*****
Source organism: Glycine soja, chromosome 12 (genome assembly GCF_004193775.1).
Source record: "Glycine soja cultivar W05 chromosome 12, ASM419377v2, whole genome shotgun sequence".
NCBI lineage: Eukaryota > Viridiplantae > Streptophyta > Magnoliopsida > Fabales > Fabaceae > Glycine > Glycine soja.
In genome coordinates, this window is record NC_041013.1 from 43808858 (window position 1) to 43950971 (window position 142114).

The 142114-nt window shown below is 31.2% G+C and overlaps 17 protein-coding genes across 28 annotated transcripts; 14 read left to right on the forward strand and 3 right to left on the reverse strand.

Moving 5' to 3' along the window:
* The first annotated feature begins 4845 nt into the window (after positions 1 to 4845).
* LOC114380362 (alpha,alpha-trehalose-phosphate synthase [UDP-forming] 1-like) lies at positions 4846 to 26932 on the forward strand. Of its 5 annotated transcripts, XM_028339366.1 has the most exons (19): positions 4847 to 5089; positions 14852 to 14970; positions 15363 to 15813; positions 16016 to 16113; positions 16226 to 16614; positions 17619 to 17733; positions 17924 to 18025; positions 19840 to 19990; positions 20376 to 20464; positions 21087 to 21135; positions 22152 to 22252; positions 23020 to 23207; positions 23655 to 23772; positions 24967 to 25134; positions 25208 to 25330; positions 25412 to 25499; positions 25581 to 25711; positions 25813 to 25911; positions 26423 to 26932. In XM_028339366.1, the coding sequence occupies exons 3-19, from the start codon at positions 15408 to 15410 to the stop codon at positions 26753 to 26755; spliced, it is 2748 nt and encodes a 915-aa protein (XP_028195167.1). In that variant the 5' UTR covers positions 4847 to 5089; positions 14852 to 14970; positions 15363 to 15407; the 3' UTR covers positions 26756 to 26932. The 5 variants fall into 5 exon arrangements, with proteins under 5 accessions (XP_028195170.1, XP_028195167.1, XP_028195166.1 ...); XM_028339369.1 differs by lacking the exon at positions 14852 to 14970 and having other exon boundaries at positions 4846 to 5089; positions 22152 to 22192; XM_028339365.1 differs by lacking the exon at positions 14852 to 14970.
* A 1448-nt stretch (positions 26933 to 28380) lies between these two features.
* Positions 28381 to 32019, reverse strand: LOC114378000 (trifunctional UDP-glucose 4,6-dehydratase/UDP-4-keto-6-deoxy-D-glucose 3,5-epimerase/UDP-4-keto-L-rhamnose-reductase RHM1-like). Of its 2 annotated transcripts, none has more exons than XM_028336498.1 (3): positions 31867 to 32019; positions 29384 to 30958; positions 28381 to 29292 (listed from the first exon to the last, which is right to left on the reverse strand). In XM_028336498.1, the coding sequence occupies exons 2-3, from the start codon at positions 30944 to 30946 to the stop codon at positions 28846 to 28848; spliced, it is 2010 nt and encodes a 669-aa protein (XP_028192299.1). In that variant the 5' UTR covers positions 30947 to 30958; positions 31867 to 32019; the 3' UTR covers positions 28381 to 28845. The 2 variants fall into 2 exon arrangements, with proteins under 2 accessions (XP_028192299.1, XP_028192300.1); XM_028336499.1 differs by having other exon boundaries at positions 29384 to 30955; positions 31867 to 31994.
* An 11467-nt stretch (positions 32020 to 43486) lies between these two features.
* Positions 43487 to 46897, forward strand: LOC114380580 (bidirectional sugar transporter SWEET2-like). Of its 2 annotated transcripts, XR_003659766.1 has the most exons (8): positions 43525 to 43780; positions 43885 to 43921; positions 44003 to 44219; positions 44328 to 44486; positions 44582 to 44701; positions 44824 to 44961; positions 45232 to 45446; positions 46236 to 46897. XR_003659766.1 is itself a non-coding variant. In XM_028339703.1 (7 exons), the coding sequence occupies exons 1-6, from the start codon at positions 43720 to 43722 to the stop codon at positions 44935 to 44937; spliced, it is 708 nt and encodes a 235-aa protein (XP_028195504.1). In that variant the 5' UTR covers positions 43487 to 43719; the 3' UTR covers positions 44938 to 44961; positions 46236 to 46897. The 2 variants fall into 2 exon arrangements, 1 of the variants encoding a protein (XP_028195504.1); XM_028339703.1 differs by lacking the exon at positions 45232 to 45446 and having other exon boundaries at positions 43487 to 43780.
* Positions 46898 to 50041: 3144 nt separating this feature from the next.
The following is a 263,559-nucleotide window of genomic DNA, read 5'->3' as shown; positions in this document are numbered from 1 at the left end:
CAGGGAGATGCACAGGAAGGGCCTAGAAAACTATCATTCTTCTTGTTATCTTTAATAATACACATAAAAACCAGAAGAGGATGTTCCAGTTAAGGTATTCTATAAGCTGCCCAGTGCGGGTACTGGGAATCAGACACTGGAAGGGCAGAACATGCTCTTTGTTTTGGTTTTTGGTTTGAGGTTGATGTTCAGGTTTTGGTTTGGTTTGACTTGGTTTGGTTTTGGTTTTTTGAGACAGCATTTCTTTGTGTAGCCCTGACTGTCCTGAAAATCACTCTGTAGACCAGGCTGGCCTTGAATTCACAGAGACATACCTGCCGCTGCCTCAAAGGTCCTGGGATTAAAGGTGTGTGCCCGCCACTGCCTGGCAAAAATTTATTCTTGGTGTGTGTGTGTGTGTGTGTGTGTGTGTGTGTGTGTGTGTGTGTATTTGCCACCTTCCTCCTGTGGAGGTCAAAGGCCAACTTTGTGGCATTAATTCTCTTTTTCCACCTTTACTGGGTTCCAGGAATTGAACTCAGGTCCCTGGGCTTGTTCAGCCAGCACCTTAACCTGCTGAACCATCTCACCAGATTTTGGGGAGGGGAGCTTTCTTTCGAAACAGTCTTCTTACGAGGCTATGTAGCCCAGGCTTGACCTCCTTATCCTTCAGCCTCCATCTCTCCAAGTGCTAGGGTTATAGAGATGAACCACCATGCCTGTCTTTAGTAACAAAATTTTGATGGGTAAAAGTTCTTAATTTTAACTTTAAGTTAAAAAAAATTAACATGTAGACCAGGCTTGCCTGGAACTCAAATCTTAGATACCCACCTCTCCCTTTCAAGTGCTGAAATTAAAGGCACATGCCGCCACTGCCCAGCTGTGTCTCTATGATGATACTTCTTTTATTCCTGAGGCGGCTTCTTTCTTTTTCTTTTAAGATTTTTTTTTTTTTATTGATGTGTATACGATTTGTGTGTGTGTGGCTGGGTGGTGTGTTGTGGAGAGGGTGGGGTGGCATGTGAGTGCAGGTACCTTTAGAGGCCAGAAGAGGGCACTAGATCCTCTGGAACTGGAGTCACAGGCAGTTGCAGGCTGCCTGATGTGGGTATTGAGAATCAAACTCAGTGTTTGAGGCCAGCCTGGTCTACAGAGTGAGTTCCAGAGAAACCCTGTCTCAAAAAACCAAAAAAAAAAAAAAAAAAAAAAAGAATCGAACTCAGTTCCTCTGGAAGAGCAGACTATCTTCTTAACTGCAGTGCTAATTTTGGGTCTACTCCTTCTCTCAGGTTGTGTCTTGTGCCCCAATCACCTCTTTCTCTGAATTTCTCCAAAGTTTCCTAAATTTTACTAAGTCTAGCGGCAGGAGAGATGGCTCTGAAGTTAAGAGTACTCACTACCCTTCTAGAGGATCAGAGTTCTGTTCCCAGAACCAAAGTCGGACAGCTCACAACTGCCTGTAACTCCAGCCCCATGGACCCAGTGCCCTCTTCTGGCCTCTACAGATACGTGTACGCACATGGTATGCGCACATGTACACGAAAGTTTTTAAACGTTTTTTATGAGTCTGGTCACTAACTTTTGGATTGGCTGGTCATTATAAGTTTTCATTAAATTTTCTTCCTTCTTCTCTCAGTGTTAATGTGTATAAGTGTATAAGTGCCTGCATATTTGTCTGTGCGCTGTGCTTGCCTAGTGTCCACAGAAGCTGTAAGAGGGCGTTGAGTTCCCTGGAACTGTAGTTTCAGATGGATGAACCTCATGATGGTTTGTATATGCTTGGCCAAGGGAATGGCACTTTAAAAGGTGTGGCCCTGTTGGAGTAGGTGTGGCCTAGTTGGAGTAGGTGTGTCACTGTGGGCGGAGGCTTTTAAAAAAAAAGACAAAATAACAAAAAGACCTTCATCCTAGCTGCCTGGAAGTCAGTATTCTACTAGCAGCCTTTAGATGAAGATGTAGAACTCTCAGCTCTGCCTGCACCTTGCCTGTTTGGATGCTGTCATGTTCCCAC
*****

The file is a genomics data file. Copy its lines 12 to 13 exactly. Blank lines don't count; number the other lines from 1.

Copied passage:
* Positions 43487 to 46897, forward strand: LOC114380580 (bidirectional sugar transporter SWEET2-like). Of its 2 annotated transcripts, XR_003659766.1 has the most exons (8): positions 43525 to 43780; positions 43885 to 43921; positions 44003 to 44219; positions 44328 to 44486; positions 44582 to 44701; positions 44824 to 44961; positions 45232 to 45446; positions 46236 to 46897. XR_003659766.1 is itself a non-coding variant. In XM_028339703.1 (7 exons), the coding sequence occupies exons 1-6, from the start codon at positions 43720 to 43722 to the stop codon at positions 44935 to 44937; spliced, it is 708 nt and encodes a 235-aa protein (XP_028195504.1). In that variant the 5' UTR covers positions 43487 to 43719; the 3' UTR covers positions 44938 to 44961; positions 46236 to 46897. The 2 variants fall into 2 exon arrangements, 1 of the variants encoding a protein (XP_028195504.1); XM_028339703.1 differs by lacking the exon at positions 45232 to 45446 and having other exon boundaries at positions 43487 to 43780.
* Positions 46898 to 50041: 3144 nt separating this feature from the next.